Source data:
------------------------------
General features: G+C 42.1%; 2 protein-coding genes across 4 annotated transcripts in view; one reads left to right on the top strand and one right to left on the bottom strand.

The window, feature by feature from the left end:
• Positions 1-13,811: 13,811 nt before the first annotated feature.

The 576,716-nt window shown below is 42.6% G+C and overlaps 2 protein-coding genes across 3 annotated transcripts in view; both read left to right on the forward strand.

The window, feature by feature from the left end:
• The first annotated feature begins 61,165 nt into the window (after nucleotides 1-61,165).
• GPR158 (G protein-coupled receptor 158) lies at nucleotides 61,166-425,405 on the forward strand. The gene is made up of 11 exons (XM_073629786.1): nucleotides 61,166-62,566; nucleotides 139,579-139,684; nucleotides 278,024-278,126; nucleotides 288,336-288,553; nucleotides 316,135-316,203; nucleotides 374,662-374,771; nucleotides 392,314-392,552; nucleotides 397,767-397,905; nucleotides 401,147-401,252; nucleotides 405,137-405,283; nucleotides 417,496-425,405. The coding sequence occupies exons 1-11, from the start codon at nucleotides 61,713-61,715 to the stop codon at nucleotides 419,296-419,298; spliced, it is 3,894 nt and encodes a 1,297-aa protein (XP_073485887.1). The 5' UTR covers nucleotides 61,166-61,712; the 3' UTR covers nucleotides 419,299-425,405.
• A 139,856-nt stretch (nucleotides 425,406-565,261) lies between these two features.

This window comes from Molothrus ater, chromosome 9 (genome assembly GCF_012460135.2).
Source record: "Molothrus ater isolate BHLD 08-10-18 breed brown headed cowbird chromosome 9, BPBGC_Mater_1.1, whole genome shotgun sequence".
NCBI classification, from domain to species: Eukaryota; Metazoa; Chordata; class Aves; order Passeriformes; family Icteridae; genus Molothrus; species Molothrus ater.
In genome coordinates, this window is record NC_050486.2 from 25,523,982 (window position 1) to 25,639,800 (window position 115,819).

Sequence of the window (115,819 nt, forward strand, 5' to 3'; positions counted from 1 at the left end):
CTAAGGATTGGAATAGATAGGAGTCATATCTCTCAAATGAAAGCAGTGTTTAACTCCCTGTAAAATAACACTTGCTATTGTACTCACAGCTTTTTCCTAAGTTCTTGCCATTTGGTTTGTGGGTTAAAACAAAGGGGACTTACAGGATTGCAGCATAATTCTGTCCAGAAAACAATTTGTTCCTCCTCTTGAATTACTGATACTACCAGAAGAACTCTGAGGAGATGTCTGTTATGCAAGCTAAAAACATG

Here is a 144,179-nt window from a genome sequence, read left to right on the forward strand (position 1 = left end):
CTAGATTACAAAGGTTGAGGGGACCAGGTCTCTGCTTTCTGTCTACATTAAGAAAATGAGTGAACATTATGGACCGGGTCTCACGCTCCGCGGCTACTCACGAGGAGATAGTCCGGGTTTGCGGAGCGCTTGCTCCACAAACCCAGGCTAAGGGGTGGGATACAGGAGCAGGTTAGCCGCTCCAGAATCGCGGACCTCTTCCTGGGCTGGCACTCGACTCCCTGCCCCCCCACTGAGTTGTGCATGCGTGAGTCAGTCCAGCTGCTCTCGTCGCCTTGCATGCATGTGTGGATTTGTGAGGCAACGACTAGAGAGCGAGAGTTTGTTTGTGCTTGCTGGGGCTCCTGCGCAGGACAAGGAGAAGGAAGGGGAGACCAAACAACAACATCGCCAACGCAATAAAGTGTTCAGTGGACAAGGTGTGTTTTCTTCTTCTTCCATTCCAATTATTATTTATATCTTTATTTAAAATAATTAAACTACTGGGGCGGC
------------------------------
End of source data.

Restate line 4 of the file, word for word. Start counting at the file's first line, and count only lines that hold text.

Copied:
The 576,716-nt window shown below is 42.6% G+C and overlaps 2 protein-coding genes across 3 annotated transcripts in view; both read left to right on the forward strand.